It’s not clear, ultimately, that changing the structure of ethics oversight and improving transparency will stymie the flood of scandals that has poured out of Albany in recent years. Ethics laws and ethics enforcement can promote transparency and encourage officials to avoid conflicts of interest, but are not strong enough to keep determined scoundrels out of trouble.
Of all the reform-hungry leaders that have taken over statehouses in the past few years, Gov. Jindal was probably the most honest about what he hoped to accomplish. His administration’s purpose was not to clean up Louisiana’s government so much as to improve the national perception of the state as an ethical backwater. “If we want to change our reputation, we have to make aggressive reforms to truly clean up our state government,” Jindal wrote. The ultimate goal, a Jindal advisor told me at the time, was to convince the business community that Louisiana was not the corrupt place outsiders imagined.
Albany, on the other hand, more or less is. In 2006, before Eliot Spitzer took office, New York had 24 registered lobbyists for every legislator, the highest ratio in the entire country, according to an analysis by the Center for Public Integrity. (Full disclosure: I am a former employee of the Center.) The nationwide average was 5. Legislative sessions are shot through with fundraisers, where lobbyists hand over checks. And in the past four years, two governors and two now-former State Senate Majority Leaders were investigated for ethical issues, along with a slew of other policymakers.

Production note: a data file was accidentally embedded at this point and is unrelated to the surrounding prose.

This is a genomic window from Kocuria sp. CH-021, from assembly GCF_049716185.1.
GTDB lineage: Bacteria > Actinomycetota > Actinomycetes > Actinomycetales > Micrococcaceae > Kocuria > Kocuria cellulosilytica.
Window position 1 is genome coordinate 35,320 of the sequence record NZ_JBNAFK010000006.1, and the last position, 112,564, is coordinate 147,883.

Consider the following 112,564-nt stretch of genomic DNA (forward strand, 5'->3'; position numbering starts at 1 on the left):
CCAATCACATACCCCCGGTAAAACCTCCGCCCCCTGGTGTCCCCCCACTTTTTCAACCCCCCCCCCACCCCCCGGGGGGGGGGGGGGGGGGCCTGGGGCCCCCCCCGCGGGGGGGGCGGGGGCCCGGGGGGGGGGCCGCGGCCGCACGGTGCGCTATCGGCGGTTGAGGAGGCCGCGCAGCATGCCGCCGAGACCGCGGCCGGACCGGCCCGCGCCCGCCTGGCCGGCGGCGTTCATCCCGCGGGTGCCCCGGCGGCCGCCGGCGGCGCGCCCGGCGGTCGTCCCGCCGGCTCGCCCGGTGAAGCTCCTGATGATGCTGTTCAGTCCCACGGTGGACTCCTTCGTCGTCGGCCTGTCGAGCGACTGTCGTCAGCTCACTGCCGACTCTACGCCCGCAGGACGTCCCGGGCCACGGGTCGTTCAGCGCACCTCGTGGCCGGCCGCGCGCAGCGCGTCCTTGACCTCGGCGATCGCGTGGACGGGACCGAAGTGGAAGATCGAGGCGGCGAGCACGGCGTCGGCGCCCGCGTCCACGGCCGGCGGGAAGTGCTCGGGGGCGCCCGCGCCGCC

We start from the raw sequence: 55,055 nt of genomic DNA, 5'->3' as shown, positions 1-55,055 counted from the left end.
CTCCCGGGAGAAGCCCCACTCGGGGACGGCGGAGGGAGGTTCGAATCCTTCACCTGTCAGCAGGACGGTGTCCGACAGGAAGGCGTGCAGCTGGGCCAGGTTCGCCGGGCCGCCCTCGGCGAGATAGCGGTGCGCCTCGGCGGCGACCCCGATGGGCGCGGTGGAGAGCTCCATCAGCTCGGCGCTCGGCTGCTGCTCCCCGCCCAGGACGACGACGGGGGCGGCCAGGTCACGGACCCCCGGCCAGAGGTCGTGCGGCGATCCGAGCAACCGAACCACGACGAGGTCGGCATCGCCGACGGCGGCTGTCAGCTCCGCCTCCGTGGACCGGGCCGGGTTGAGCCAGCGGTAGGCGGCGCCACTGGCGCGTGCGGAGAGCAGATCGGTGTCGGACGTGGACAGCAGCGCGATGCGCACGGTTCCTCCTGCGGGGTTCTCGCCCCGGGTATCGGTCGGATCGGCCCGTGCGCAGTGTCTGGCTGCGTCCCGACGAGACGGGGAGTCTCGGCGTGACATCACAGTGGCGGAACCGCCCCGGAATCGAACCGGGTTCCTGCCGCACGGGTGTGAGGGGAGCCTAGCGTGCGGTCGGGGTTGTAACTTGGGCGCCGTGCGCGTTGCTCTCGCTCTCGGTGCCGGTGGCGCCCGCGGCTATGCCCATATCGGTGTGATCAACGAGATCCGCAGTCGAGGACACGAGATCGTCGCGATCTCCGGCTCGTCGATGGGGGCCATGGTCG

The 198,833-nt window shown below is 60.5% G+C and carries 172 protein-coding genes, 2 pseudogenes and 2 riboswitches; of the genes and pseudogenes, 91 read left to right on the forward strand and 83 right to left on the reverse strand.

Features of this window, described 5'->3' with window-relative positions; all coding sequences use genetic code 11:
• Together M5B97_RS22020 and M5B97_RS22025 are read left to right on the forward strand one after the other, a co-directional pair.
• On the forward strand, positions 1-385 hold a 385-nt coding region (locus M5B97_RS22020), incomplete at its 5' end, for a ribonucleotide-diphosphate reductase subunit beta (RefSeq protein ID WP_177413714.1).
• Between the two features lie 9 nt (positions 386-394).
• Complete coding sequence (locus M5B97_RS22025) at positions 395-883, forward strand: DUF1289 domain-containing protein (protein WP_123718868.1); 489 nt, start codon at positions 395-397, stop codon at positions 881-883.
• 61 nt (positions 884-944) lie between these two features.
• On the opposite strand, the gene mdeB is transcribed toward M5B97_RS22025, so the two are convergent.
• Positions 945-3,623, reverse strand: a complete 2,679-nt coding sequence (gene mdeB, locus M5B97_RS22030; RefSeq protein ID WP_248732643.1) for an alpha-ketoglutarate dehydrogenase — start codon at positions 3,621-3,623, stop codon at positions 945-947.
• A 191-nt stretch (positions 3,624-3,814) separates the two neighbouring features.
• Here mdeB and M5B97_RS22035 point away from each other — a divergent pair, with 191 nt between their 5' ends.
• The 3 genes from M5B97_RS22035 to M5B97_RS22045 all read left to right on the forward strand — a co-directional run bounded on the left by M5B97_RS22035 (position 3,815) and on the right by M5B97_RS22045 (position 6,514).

The attitude of New York’s elected officials seems to be, at this point, to grab as much as they can for themselves and get out. To a certain extent, the ethics proposals that Cuomo has floated could change that mode of thinking. Requiring lawmakers to disclose more about details about their personal finances and forbidding campaign funds from being applied personal expenses sends a signal that politics must be separated from personal gain. Limiting Albany fundraisers during legislative sessions staunches the flow of money and puts a damper on the free-for-all atmosphere. And an ethics commission with real teeth signals that someone is watching.
But there’s a limit to how much laws can restrict people intent on breaking them. (Even with laws requiring greater disclosure of outside income, it’s unlikely that Pedro Espada would have listed the funds he’s accused of embezzling, for instance.) In Florida, since Crist’s initial push on ethics, lawmakers have been chipping away at open government provisions: In March, the St. Petersburg Times reported that Crist stepped aside as the legislature passed bills closing off public access to 911 calls, for instance. And as Louisiana’s example shows, even ethics reform that seems strong on the surface can betray weakness when put to the test. One Louisiana legislator, who helped write the ethics laws, was later able to navigate the system well enough to have seven ethics charges dismissed on procedural grounds. The president of the state’s Public Affairs Research Council has said that the 2008 reforms were “a step backwards” and that they decreased the state’s ability to enforce ethics provisions. Or, as the Times-Picayune’s James Gill wrote in 2009, “The only question left hanging is whether our new ethics laws are useless by accident or design.”